If there is a father of social media in Silicon Valley, it may be Reid Hoffman, the Stanford and Oxford educated entrepreneur best known for co-founding LinkedIn in December 2002. Hoffman, currently the executive chairman of LinkedIn and a partner in the venture firm of Greylock Partners, saw the future before almost anyone else.
Grasping the Internet’s shift from a platform for data to one for people, Hoffman not only started the very first contemporary social media business back in 1997 – a dating service called SocialNet, but also was an angel investor in Friendster, Facebook and Zynga as well as the former CEO of LinkedIn, the 78 million member strong business social network which is currently adding a million new members every 10 days. Indeed, back in 2003 Hoffman – in partnership with his friend Mark Pincus, the founder of Zynga – paid $700,000 in an auction for an intellectual patent on social networking, thereby making him, in a sense, the owner of the idea of social media itself.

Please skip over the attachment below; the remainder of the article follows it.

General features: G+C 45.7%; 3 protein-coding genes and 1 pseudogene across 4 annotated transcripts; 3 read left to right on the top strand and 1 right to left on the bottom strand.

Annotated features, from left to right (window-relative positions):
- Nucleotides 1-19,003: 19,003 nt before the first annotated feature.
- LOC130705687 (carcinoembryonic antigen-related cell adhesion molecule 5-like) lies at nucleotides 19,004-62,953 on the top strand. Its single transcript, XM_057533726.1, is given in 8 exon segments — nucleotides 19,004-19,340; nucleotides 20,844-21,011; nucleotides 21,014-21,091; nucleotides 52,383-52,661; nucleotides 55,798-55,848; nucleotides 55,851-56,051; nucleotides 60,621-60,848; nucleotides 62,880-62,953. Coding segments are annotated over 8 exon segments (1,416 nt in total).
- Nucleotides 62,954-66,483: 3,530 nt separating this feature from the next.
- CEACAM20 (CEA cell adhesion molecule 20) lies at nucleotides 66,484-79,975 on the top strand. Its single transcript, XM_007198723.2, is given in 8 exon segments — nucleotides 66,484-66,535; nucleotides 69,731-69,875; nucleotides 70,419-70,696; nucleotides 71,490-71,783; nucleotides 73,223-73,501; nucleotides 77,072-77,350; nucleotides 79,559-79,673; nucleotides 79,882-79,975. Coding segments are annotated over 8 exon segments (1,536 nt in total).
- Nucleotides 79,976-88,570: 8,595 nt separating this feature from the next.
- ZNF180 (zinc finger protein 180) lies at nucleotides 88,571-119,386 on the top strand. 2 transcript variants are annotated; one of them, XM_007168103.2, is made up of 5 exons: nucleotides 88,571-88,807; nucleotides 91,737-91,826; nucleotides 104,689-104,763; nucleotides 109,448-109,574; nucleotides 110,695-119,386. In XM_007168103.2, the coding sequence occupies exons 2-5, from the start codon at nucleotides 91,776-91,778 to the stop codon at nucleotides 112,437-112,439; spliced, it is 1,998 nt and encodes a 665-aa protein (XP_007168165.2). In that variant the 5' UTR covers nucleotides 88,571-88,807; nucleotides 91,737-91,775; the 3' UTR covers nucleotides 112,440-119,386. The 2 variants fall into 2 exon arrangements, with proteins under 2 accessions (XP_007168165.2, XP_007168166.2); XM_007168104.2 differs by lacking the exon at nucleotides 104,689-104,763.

So it was a real treat to catch up with Hoffman last week in Colorado where we were both speaking at the Aspen Summit. In our wide-ranging conversation, Hoffman quoted Aristotle’s remark that we are “social animals” to explain the remarkable success of social media. But what has always intrigued me about Hoffman – given his central role in the history of social media – is his own social reticence. As he confessed to me, he’s happiest working in small groups, outside the social limelight. This contradiction makes Hoffman one of the most intriguing figures in contemporary Silicon Valley. But there’s no mystery to his intelligence – manifested in everything from his thoughts about his role at LinkedIn, his vision of the future of social media, his views about the relevance of large venture capital, to his explanation of why the world needs more entrepreneurs to solve its most intractable problems.
Reid Hoffman on LinkedIn and why its future IPO is “definitely maybe.”
Reid Hoffman on why and how social media changes people’s lives and why he remains an optimist.
Reid Hoffman on his new role at Greylock Partners and why there’s still a role for big venture capital in Silicon Valley.
Reid Hoffman on whether it’s too late to get into the social media business.
Reid Hoffman on why society needs entrepreneurs and what entrepreneurs need to learn to be successful.